International Students:good information crucial to recognising human rights issues

This paper written in collaboration with Dr Devaki Monani, analyses the social science perspectives that can help us understand the past and project the future of the international students situation in Australia. The paper was commissioned by Universities Australia, the Human Rights Commission and the Academy of Social Sciences in Australia, to draw on social science research through a human rights lens. The paper does not reflect the views of the commissioning bodies, though the AHRC has a campaign to press the federal government to move forward on human rights issues for international students.

Download the paper here.

International student movement rising, paper warns – Campus Review

International Students flee Indifferent Country – The Australian

Human Rights “lost in action” – UTS News

Introduction

The attraction, retention, well-being and quality of outcomes for international students have become major policy and political issues in Australia and in many of the students’ countries of origin. In Australia the perceived range of environmental and social impacts of a rapidly growing international student presence has stimulated public attention. The economic contribution of international students has also played a critical role in Australia’s survival through the global financial crisis, buffering the Australian dollar and sustaining a higher level of service sector export income than almost any other nation ….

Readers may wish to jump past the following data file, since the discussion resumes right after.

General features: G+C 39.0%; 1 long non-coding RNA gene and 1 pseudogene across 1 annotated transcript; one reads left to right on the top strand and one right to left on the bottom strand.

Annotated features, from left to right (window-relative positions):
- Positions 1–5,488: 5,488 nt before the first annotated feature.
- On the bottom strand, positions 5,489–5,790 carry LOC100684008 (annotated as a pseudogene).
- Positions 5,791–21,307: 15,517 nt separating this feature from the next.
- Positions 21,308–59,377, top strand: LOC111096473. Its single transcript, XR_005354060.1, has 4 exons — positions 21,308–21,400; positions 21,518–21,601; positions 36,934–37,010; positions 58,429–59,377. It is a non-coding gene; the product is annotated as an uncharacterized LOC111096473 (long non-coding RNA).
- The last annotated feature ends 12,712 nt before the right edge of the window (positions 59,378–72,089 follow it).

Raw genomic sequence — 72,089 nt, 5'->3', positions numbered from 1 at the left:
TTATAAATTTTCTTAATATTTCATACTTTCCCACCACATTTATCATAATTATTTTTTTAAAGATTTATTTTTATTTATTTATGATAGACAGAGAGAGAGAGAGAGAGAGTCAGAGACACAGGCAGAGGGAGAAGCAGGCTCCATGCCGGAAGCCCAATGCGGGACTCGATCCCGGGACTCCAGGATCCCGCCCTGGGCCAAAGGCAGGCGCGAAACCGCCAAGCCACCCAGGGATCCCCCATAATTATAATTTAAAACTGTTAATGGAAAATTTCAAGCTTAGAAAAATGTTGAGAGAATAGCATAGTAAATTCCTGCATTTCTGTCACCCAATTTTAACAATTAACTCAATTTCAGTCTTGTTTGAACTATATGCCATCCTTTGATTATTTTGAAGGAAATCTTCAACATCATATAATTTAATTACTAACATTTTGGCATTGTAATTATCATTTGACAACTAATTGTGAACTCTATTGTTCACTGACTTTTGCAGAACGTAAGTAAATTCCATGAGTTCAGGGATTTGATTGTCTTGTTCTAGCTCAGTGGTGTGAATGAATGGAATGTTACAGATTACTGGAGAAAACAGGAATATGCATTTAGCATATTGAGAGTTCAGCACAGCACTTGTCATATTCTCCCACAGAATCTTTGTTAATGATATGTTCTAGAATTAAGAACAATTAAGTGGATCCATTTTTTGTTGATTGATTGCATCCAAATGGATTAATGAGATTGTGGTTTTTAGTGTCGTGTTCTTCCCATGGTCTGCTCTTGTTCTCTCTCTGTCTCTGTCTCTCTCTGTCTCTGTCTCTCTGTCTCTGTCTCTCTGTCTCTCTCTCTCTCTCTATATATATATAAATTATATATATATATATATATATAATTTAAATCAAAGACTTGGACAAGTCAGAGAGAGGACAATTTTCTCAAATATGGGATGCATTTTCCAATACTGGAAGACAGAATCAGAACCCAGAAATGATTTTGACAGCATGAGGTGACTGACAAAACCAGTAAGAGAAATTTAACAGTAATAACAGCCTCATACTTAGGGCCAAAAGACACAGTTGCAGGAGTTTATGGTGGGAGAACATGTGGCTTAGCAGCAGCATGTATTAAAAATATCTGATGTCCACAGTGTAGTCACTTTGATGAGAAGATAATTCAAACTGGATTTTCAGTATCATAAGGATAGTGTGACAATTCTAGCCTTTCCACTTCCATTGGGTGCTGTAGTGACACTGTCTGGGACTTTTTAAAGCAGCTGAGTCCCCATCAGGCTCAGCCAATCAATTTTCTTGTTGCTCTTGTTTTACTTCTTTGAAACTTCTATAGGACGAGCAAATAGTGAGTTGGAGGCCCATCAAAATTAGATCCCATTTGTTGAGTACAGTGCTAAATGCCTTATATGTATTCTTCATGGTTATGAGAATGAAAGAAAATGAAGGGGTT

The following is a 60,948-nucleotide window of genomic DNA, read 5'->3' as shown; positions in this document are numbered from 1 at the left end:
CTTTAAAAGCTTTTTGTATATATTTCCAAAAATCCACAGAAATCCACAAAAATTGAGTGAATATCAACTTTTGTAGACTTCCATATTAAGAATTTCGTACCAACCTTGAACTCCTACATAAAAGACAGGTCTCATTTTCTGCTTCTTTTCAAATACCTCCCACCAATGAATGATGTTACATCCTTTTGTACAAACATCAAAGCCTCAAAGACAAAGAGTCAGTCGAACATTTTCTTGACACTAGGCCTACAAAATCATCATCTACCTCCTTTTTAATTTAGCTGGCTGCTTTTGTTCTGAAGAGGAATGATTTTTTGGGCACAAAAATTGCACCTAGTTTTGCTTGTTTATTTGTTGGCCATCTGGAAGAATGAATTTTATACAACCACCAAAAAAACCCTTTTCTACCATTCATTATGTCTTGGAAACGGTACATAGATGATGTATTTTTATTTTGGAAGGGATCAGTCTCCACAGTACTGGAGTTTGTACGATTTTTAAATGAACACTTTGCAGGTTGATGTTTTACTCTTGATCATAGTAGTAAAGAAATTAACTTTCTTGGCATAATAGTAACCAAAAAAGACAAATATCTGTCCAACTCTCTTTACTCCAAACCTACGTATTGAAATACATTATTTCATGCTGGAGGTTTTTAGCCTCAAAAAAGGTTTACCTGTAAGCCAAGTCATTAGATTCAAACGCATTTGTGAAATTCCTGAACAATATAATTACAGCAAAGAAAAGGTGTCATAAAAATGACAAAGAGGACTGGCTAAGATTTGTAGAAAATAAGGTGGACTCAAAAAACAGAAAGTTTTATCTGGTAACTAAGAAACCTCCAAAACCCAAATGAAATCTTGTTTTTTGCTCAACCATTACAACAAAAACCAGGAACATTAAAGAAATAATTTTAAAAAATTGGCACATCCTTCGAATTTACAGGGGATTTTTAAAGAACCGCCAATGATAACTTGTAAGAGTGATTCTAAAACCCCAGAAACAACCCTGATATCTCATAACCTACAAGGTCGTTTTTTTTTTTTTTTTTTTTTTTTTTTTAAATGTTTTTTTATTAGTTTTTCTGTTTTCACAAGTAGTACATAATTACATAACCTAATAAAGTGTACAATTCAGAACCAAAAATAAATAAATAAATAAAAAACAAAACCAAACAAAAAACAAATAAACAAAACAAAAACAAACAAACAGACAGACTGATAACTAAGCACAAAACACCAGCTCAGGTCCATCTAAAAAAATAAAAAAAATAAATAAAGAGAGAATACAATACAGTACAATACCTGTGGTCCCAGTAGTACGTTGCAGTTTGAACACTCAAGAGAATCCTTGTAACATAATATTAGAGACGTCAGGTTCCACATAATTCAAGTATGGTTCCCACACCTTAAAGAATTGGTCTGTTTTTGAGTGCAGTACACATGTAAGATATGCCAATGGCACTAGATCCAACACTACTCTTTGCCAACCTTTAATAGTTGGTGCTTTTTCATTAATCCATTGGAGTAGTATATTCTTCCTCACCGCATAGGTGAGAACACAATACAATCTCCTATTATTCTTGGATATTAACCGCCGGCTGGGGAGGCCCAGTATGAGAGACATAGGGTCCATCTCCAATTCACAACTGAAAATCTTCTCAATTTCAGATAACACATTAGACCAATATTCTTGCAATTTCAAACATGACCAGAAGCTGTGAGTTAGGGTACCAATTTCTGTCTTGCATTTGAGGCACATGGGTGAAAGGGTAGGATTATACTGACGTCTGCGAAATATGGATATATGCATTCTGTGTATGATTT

2010 in review

The stats helper monkeys at WordPress.com mulled over how this blog did in 2010, and here’s a high level summary of its overall blog health:

Healthy blog!

The Blog-Health-o-Meter™ reads Fresher than ever.

Crunchy numbers

Featured image

A Boeing 747-400 passenger jet can hold 416 passengers. This blog was viewed about 9,000 times in 2010. That’s about 22 full 747s.

 

In 2010, there were 6 new posts, growing the total archive of this blog to 9 posts. There were 3 pictures uploaded, taking up a total of 5mb.

The busiest day of the year was September 29th with 79 views. The most popular post that day was Australia’s migration policies: African dimensions.

Where did they come from?

The top referring sites in 2010 were culturaldiversity.net.au, en.wikipedia.org, facebook.com, google.com.au, and search.conduit.com.

Some visitors came searching, mostly for andrew jakubowicz, professor andrew jakubowicz, jakubowicz, andrew jacubowicz, and social cohesion in australia.

Attractions in 2010

These are the posts and pages that got the most views in 2010.

1

Australia’s migration policies: African dimensions June 2010

2

About March 2009
4 comments

3

Race media and identity in Australia April 2010

4

Cultural Diversity in the New Australia: a Four Way Street March 2009

5

The risk of diversity: the meanings of integration in Australian political culture March 2009